Kelley Armstrong, Bitten

Kelley Armstrong
“He was trying to tell me something."
Derek snorted. "Aren’t they all? Must be a rule in the ghost handbook—if in danger of evaporating, make sure you’re in the middle of a dire pronouncement.”
Kelley Armstrong, The Reckoning

Karen Chance
“He smiled at that, and then his gaze shifted to a spot over my shoulder and it faded. 'These doubts wouldn’t have anything to do with the company you’re keeping of late, would they?'
I didn’t get a chance to answer before the shop door was thrown open and a furious war mage stomped in. Pritkin spotted me and his eyes narrowed.
'You shaved my legs?!'
Mircea looked at me and folded his arms across his chest. I looked from one unhappy face to the other and suddenly remembered that I had somewhere else to be.”
Karen Chance, Curse the Dawn

Kim Harrison
“Plan B?' Ivy said. 'What is plan B?'
Jenks reddened. 'Grab the fish and run like hell,' he muttered, and I almost giggled.”
Kim Harrison, A Fistful of Charms

Rachel Vincent
“I got swirling eyes and the capacity to shatter windows with my bare voice. Tod got teleportation and invisibility. The supernatural world is so far from fair.”
Rachel Vincent, My Soul to Keep

Richelle Mead
“How come when mortals want things, their only option is to make a deal with Hell and sell their soul? Why can’t they make deals with God in exchange for good behavior?"

It was another of those rare moments when I’d surprised Carter. I waited for the glib answer I’d mentioned to Seth, something along the lines of goodness being its own reward. The angel considered for several seconds. "Humans make those deals all the time," he said finally. "They just don’t make them with God."

"Then who are they making them with?" I exclaimed.

"Themselves.”
Richelle Mead, Succubus Heat

Rémy de Gourmont
“Demons are like obedient dogs; they come when they are called.”
Rémy de Gourmont

Abraham H. Maslow
“We need not take refuge in supernatural gods to explain our saints and sages and heroes and statesmen, as if to explain our disbelief that mere unaided human beings could be that good or wise.”
Abraham H. Maslow

Laurell K. Hamilton
“I try to be a good cop. I try to be a good little soldier and follow orders up to a point. But in the end I’m not really a cop, or a soldier. I am a legally sanctioned murderer. I am the Executioner.”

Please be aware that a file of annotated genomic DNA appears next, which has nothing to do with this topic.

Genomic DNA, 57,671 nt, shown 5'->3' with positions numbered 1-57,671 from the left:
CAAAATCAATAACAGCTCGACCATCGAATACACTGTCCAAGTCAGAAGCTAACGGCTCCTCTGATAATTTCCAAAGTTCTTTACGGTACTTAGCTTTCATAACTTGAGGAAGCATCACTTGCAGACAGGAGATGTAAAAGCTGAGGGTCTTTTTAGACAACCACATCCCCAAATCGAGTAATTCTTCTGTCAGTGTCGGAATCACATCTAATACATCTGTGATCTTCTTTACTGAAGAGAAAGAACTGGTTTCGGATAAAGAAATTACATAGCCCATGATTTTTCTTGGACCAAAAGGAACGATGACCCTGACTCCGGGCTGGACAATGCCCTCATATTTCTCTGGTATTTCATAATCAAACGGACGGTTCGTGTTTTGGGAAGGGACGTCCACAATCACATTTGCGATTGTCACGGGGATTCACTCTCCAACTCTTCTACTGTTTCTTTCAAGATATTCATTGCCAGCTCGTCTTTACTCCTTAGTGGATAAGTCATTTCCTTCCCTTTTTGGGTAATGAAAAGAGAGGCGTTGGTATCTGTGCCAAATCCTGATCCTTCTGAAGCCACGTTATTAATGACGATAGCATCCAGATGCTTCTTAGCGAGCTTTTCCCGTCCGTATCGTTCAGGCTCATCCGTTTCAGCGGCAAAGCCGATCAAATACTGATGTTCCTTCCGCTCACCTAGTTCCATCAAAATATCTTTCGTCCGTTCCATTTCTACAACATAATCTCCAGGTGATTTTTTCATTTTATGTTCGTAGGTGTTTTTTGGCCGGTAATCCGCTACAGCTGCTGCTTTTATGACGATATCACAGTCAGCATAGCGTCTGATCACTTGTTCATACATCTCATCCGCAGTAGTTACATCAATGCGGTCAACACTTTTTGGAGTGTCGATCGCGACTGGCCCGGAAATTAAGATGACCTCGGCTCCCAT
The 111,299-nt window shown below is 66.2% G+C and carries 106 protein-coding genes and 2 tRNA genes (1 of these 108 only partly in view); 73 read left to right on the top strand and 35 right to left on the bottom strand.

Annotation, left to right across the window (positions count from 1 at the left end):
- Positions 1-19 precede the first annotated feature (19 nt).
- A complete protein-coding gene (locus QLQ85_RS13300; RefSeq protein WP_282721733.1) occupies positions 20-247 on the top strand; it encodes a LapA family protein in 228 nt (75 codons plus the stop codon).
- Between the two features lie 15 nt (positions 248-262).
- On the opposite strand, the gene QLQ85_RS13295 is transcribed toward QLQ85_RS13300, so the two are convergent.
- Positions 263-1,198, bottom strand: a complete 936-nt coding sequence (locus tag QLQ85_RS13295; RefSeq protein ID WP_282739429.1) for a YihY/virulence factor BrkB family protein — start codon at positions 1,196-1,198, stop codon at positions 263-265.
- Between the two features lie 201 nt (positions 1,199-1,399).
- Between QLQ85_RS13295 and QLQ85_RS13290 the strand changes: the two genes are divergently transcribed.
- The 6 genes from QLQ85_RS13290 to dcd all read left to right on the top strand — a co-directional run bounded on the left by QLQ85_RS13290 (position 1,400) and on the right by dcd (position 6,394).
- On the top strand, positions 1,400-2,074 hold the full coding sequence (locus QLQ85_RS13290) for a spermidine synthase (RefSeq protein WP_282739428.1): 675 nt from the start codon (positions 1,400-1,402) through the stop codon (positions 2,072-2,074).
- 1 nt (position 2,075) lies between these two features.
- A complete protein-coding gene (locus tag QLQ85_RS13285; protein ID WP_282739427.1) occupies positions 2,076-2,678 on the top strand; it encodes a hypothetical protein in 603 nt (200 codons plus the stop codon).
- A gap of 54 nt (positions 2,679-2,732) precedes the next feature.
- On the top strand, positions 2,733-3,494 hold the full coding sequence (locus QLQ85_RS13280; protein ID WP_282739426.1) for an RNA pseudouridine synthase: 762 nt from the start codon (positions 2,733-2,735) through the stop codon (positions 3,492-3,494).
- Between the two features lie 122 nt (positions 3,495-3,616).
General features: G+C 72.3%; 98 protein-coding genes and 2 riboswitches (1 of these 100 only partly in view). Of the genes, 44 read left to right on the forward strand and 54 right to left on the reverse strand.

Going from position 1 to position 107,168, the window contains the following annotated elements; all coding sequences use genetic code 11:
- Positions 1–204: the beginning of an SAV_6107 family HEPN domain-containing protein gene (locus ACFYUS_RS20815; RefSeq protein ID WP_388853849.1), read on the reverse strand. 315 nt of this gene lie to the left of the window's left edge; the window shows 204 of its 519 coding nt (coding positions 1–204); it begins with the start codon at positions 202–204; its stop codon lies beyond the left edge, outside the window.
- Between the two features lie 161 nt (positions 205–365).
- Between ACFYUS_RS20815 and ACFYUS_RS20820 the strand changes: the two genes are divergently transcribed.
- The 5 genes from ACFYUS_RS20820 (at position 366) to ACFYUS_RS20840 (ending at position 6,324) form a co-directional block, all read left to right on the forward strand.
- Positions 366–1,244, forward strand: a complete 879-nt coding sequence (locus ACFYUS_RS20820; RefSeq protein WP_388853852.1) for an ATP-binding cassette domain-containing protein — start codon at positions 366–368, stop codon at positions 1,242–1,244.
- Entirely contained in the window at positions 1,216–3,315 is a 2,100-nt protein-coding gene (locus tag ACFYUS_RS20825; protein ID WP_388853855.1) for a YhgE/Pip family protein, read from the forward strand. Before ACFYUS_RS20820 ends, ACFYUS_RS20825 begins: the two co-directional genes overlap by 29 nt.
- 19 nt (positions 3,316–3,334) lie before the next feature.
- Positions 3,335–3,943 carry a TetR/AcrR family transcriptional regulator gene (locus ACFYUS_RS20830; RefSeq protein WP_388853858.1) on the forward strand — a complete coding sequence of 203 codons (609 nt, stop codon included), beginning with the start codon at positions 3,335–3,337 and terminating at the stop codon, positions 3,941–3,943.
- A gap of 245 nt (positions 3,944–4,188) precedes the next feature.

Laurell K. Hamilton, Skin Trade

Kim Harrison
“Ivy turned. 'He bit you on the neck?' she said, deadpan serious but for her eyes. 'Oh, then it's got to be love. She won't let me bite her neck.”
Kim Harrison, Dead Witch Walking

Kim Harrison
“But a slow, deeply satisfied smile came over him, and his breath quickened. 'So softly it starts,' he whispered. 'Foolishly clever and with an unsurvivable trust. It just saved your miserable life, that questionable show of thought, my itchy-witch.' Al’s smile shifted, becoming lighter. 'And now you will live to possibly regret it.”
Kim Harrison, The Outlaw Demon Wails

Robert G. Ingersoll
“Reason, Observation and Experience — the Holy Trinity of Science — have taught us that happiness is the only good; that the time to be happy is now, and the way to be happy is to make others so. This is enough for us. In this belief we are content to live and die. If by any possibility the existence of a power superior to, and independent of, nature shall be demonstrated, there will then be time enough to kneel. Until then, let us stand erect.”
Robert G. Ingersoll, On the Gods and Other Essays

Kim Harrison
“Ivy!' I stammered, then glared at Kisten. 'You told Ivy? Thanks a hell of a lot. Want to call my mom next?”
Kim Harrison, Every Which Way But Dead

Kim Harrison
“Jenks enthusiastically leaned against the counter and opened the box. Bypassing the plastic knife, he broke off about a third of it and took a huge bite. Ivy watched, appalled, and I shrugged. His mouth moving as he hummed, Jenks finished unpacking the sacks. I was half dead, Ivy was whoring herself to keep me safe, but Jenks was okay as long as he had chocolate.”
Kim Harrison, A Fistful of Charms

Laurell K. Hamilton
“Edward smiled, I smiled, even Bernardo smiled. Olaf just looked sinister.”
Laurell K. Hamilton, Skin Trade

Karen Chance
“Not really hungry."
"She’ll eat." Pritkin said curtly.
"I said —"
"If you starve to death it would damage my professional reputation."
"I eat plenty."
"The same does not apply should I strangle you in understandable irritation, however."
"I’ll have a sandwich," I told Nick. "No meat.”
Karen Chance, Embrace the Night

Eric Kripke
“You think you're funny?
I think I'm adorable.”
Eric Kripke

Karen Chance
“Great. I'd been dumped in Hell's waiting room.”
Karen Chance, Touch the Dark

Jean Lorrain
“The charm of horror only tempts the strong”
Jean Lorrain

Kelly Oram
“I kissed Ryan, and it charged him up like a freaking Duracell.”
Kelly Oram, Being Jamie Baker

Meg Cabot
“I've never even been to Long Island”
Meg Cabot, Jinx

“Saving people, hunting things, the family business.”
Dean Winchester Jensen Ackles